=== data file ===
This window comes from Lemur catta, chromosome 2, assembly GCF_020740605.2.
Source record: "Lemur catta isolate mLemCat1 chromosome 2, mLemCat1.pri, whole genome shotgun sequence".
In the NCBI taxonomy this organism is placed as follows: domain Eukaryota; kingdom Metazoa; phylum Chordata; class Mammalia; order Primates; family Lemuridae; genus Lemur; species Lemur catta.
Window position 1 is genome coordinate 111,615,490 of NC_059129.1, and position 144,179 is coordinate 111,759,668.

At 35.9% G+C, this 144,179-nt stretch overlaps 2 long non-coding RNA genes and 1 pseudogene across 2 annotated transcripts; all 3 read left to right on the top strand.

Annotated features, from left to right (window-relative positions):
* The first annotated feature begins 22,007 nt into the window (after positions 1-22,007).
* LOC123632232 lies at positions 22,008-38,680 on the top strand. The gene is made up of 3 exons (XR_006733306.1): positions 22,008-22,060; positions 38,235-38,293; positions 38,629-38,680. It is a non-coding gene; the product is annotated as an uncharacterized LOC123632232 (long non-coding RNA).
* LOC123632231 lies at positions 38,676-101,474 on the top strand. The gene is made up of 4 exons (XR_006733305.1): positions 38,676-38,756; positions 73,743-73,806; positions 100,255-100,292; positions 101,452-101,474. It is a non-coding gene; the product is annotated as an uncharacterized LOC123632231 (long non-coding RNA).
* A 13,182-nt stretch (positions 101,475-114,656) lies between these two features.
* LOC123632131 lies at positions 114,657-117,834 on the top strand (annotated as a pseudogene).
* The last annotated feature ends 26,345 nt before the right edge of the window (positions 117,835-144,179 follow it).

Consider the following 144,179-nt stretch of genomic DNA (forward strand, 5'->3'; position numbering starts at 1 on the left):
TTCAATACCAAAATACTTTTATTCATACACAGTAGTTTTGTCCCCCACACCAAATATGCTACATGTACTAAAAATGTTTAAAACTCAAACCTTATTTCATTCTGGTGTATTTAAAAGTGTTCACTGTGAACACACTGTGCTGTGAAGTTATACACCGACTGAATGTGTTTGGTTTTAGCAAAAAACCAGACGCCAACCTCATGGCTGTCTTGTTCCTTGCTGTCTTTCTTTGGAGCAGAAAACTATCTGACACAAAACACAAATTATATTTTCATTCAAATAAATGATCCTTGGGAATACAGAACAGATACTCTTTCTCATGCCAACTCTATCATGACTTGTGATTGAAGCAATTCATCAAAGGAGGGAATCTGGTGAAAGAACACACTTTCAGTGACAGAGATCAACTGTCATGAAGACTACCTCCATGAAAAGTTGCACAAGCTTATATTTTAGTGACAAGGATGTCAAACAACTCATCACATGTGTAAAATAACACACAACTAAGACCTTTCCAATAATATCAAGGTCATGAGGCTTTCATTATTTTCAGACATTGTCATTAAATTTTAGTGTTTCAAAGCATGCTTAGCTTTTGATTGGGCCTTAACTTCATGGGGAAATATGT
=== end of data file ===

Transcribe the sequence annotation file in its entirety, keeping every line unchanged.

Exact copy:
This window comes from Lemur catta, chromosome 2, assembly GCF_020740605.2.
Source record: "Lemur catta isolate mLemCat1 chromosome 2, mLemCat1.pri, whole genome shotgun sequence".
In the NCBI taxonomy this organism is placed as follows: domain Eukaryota; kingdom Metazoa; phylum Chordata; class Mammalia; order Primates; family Lemuridae; genus Lemur; species Lemur catta.
Window position 1 is genome coordinate 111,615,490 of NC_059129.1, and position 144,179 is coordinate 111,759,668.

At 35.9% G+C, this 144,179-nt stretch overlaps 2 long non-coding RNA genes and 1 pseudogene across 2 annotated transcripts; all 3 read left to right on the top strand.

Annotated features, from left to right (window-relative positions):
* The first annotated feature begins 22,007 nt into the window (after positions 1-22,007).
* LOC123632232 lies at positions 22,008-38,680 on the top strand. The gene is made up of 3 exons (XR_006733306.1): positions 22,008-22,060; positions 38,235-38,293; positions 38,629-38,680. It is a non-coding gene; the product is annotated as an uncharacterized LOC123632232 (long non-coding RNA).
* LOC123632231 lies at positions 38,676-101,474 on the top strand. The gene is made up of 4 exons (XR_006733305.1): positions 38,676-38,756; positions 73,743-73,806; positions 100,255-100,292; positions 101,452-101,474. It is a non-coding gene; the product is annotated as an uncharacterized LOC123632231 (long non-coding RNA).
* A 13,182-nt stretch (positions 101,475-114,656) lies between these two features.
* LOC123632131 lies at positions 114,657-117,834 on the top strand (annotated as a pseudogene).
* The last annotated feature ends 26,345 nt before the right edge of the window (positions 117,835-144,179 follow it).

Consider the following 144,179-nt stretch of genomic DNA (forward strand, 5'->3'; position numbering starts at 1 on the left):
TTCAATACCAAAATACTTTTATTCATACACAGTAGTTTTGTCCCCCACACCAAATATGCTACATGTACTAAAAATGTTTAAAACTCAAACCTTATTTCATTCTGGTGTATTTAAAAGTGTTCACTGTGAACACACTGTGCTGTGAAGTTATACACCGACTGAATGTGTTTGGTTTTAGCAAAAAACCAGACGCCAACCTCATGGCTGTCTTGTTCCTTGCTGTCTTTCTTTGGAGCAGAAAACTATCTGACACAAAACACAAATTATATTTTCATTCAAATAAATGATCCTTGGGAATACAGAACAGATACTCTTTCTCATGCCAACTCTATCATGACTTGTGATTGAAGCAATTCATCAAAGGAGGGAATCTGGTGAAAGAACACACTTTCAGTGACAGAGATCAACTGTCATGAAGACTACCTCCATGAAAAGTTGCACAAGCTTATATTTTAGTGACAAGGATGTCAAACAACTCATCACATGTGTAAAATAACACACAACTAAGACCTTTCCAATAATATCAAGGTCATGAGGCTTTCATTATTTTCAGACATTGTCATTAAATTTTAGTGTTTCAAAGCATGCTTAGCTTTTGATTGGGCCTTAACTTCATGGGGAAATATGT